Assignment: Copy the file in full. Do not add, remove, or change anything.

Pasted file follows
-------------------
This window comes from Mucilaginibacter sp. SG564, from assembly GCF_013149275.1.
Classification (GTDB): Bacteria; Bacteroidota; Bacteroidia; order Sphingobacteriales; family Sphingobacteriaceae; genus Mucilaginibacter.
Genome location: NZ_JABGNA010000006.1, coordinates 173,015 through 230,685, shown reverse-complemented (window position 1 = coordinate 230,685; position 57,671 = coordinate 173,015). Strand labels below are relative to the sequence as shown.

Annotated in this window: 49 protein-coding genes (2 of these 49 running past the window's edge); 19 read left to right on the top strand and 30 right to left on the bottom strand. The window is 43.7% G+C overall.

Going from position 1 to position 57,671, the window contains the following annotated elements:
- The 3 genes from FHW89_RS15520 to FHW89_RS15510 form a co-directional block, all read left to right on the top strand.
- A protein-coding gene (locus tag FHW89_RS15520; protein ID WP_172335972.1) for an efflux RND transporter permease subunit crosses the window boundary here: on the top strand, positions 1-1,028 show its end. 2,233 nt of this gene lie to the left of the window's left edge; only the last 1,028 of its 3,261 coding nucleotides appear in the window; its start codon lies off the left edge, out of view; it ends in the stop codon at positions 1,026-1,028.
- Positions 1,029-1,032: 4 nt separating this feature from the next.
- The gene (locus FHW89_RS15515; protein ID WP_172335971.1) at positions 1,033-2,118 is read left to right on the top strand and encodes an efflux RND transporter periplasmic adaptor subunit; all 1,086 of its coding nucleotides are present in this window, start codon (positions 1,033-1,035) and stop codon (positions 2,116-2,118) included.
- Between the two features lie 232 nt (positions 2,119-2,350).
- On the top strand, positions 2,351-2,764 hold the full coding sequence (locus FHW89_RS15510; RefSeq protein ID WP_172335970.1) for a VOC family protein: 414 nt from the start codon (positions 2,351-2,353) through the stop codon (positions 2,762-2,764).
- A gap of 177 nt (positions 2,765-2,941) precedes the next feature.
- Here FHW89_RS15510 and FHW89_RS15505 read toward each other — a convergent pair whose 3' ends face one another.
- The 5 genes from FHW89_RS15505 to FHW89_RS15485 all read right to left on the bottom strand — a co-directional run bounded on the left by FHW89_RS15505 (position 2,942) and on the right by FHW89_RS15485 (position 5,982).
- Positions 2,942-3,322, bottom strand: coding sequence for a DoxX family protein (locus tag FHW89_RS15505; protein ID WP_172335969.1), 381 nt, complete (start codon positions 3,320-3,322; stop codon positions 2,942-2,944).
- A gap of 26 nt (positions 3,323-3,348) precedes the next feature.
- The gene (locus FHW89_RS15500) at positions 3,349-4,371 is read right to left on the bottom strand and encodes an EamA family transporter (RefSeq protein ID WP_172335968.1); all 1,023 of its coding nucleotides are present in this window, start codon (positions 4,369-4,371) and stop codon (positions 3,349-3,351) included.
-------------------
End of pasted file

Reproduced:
This window comes from Mucilaginibacter sp. SG564, from assembly GCF_013149275.1.
Classification (GTDB): Bacteria; Bacteroidota; Bacteroidia; order Sphingobacteriales; family Sphingobacteriaceae; genus Mucilaginibacter.
Genome location: NZ_JABGNA010000006.1, coordinates 173,015 through 230,685, shown reverse-complemented (window position 1 = coordinate 230,685; position 57,671 = coordinate 173,015). Strand labels below are relative to the sequence as shown.

Annotated in this window: 49 protein-coding genes (2 of these 49 running past the window's edge); 19 read left to right on the top strand and 30 right to left on the bottom strand. The window is 43.7% G+C overall.

Going from position 1 to position 57,671, the window contains the following annotated elements:
- The 3 genes from FHW89_RS15520 to FHW89_RS15510 form a co-directional block, all read left to right on the top strand.
- A protein-coding gene (locus tag FHW89_RS15520; protein ID WP_172335972.1) for an efflux RND transporter permease subunit crosses the window boundary here: on the top strand, positions 1-1,028 show its end. 2,233 nt of this gene lie to the left of the window's left edge; only the last 1,028 of its 3,261 coding nucleotides appear in the window; its start codon lies off the left edge, out of view; it ends in the stop codon at positions 1,026-1,028.
- Positions 1,029-1,032: 4 nt separating this feature from the next.
- The gene (locus FHW89_RS15515; protein ID WP_172335971.1) at positions 1,033-2,118 is read left to right on the top strand and encodes an efflux RND transporter periplasmic adaptor subunit; all 1,086 of its coding nucleotides are present in this window, start codon (positions 1,033-1,035) and stop codon (positions 2,116-2,118) included.
- Between the two features lie 232 nt (positions 2,119-2,350).
- On the top strand, positions 2,351-2,764 hold the full coding sequence (locus FHW89_RS15510; RefSeq protein ID WP_172335970.1) for a VOC family protein: 414 nt from the start codon (positions 2,351-2,353) through the stop codon (positions 2,762-2,764).
- A gap of 177 nt (positions 2,765-2,941) precedes the next feature.
- Here FHW89_RS15510 and FHW89_RS15505 read toward each other — a convergent pair whose 3' ends face one another.
- The 5 genes from FHW89_RS15505 to FHW89_RS15485 all read right to left on the bottom strand — a co-directional run bounded on the left by FHW89_RS15505 (position 2,942) and on the right by FHW89_RS15485 (position 5,982).
- Positions 2,942-3,322, bottom strand: coding sequence for a DoxX family protein (locus tag FHW89_RS15505; protein ID WP_172335969.1), 381 nt, complete (start codon positions 3,320-3,322; stop codon positions 2,942-2,944).
- A gap of 26 nt (positions 3,323-3,348) precedes the next feature.
- The gene (locus FHW89_RS15500) at positions 3,349-4,371 is read right to left on the bottom strand and encodes an EamA family transporter (RefSeq protein ID WP_172335968.1); all 1,023 of its coding nucleotides are present in this window, start codon (positions 4,369-4,371) and stop codon (positions 3,349-3,351) included.